The Collected Stories of Katherine Anne Porter

  What has this to do with Willa Cather? A great deal. I had had time to grow up, to consider, to look again, to begin finding my way a little through the inordinate clutter and noise of my immediate day, in which very literally everything in the world was being pulled apart, torn up, turned wrong side out and upside down; almost no frontiers left unattacked, governments and currencies falling; even the very sexes seemed to be changing back and forth and multiplying weird, unclassifiable genders. And every day, in the arts, as in schemes of government and organized crime, there was, there had to be, something New.

  Alas, or thank God, depending on the way you feel about it, there comes that day when today’s New begins to look a little like yesterday’s New, and then more and more so; you begin to suffer slightly from a sense of sameness or repetition: that painting, that statue, that music, that kind of writing, that way of thinking and feeling, that revolution, that political doctrine—is it really New? The answer is simply no, and if you are really in a perverse belligerent mood, you may add a half-truth—no, and it never was. Looking around at the debris, you ask has newness merely for its own sake any virtue? And you find that all along you had held and wound in your hand through the maze an unbreakable cord on which one by one, hardly knowing it, you had strung your life’s treasures; it was as if they had come of themselves, while you were seeking and choosing and picking up and tossing away again, down all sorts of bypaths and up strange stairs and into queer corners; and there they were, things old and new, the things you loved first and those you loved last, all together and yours, and no longer old or new, but outside of time and beyond the reach of change, even your own; for that part of your life they belong to was in some sense made by them; if they went, all that part of your life would be mutilated, unrecognizable. While you hold and wind that cord with its slowly accumulating, weightless, unaccountable riches, the maze seems a straight road; you look back through all the fury you have come through, when it seemed so much, and so dismayingly, destruction, and so much just the pervasively trivial, stupid, or malignant-dwarfish tricks: fur-lined cups as sculpture, symphonies written for kitchen batteries, experiments on language very similar to the later Nazi surgical experiments of cutting and uniting human nerve ends never meant to touch each other: so many perversities crowding in so close you could hardly see beyond them. Yet look, you shared it, you were part of it, you even added to the confusion, so busy being new yourself. The fury and waste and clamor was, after all, just what you had thought it was in the first place, even if you had lost sight of it later—life, in a word, and great glory came of it, and splendid things that will go on living cleared of all the rubbish thrown up around their creation. Things you would have once thought incompatible to eternity take their right places in peace, in proper scale and order, in your mind—in your blood. They become that marrow in your bones where the blood is renewed.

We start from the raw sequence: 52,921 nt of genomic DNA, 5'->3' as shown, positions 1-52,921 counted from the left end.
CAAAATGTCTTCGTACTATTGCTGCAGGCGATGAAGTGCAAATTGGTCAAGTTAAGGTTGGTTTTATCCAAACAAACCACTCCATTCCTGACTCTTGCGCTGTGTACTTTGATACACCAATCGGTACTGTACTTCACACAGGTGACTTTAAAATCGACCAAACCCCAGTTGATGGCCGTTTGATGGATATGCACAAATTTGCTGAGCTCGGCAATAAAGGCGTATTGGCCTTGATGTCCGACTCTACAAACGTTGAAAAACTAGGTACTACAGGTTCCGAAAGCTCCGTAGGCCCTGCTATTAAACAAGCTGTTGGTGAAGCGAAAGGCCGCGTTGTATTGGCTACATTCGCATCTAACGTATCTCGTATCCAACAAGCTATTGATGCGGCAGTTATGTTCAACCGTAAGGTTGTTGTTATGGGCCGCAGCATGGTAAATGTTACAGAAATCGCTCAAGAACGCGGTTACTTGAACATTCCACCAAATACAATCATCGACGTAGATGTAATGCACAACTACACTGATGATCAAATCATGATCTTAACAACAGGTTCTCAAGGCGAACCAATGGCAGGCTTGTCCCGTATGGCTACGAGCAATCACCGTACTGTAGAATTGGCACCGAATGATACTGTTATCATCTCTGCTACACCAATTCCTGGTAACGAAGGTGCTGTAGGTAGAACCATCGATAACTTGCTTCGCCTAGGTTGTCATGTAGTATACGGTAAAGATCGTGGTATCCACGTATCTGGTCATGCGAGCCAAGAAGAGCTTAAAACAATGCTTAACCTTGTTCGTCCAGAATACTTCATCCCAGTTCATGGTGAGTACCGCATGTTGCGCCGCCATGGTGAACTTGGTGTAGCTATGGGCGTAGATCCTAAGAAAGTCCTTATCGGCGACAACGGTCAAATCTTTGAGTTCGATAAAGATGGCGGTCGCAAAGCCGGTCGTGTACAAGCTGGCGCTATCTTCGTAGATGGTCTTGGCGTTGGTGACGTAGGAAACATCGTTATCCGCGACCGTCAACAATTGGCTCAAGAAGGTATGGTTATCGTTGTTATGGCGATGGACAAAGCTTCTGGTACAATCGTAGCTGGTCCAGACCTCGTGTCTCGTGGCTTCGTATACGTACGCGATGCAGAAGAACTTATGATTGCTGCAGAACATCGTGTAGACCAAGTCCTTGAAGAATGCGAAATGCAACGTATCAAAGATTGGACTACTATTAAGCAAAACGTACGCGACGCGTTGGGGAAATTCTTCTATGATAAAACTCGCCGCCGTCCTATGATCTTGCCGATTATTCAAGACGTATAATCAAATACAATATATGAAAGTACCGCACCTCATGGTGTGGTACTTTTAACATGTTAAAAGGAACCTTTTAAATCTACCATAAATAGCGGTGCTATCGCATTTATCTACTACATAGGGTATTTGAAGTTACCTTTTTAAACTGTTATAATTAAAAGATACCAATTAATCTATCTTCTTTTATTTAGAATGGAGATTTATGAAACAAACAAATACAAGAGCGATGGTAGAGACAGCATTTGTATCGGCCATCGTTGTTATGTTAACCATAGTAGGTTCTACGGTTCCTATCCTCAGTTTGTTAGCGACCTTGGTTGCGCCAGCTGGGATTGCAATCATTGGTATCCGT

I had liked best of all Willa Cather’s two collections of short stories. They live still with morning freshness in my memory, their clearness, warmth of feeling, calmness of intelligence, an ample human view of things; in short the sense of an artist at work in whom one could have complete confidence: not even the prose attracted my attention from what the writer was saying—really saying, and not just in the words. Also I remember well my deeper impression of reserve—a reserve that was personal because it was a matter of temperament, the grain of the mind; yet conscious too, and practiced deliberately: almost a method, a technique, but not assumed. It was instead a manifesting, proceeding from the moral nature of the artist, morality extended to aesthetics—not aesthetics as morality but simply a development of both faculties along with all the others until the whole being was indivisibly one, the imagination and its expression fused and fixed.

  A magnificent state, no doubt, at which to arrive; but it should be the final one, and Miss Cather seemed to be there almost from the first. What was it? For I began to have an image of her as a kind of lighthouse, or even a promontory, some changeless phenomenon of art or nature or both. I have a peculiar antipathy to thinking of anyone I know in symbols or mythical characters and this finally quietly alienated me from her, from her very fine books, from any feeling that she was a living, working artist in our time. It is hard to explain, for it was a question of tone, of implication, and what else? Finally, after a great while, I decided that Miss Cather’s reserve amounted to a deliberate withholding of some vital part of herself as artist; not as if she had hidden herself at the center of her mystery but was still there to be disclosed at last; no, she had absented herself willfully.

  I was quite wrong of course. She is exactly at the center of her own mystery, where she belongs. My immoderate reading of our two or three invaluably afflicted giants of contemporary literature, and their abject army of camp followers and imitators, had blurred temporarily my perception of that thin line separating self-revealment from self-exhibition. Miss Cather had never any intention of using fiction or any other form of writing as a device for showing herself off. She was not Paul in travesty, nor the opera singer in “The Diamond Mine,” nor that girl with the clear eyes who became an actress: above all, not the Lost Lady. Of course she was all of them. How not? She made all of them out of herself, where else could they have taken on life?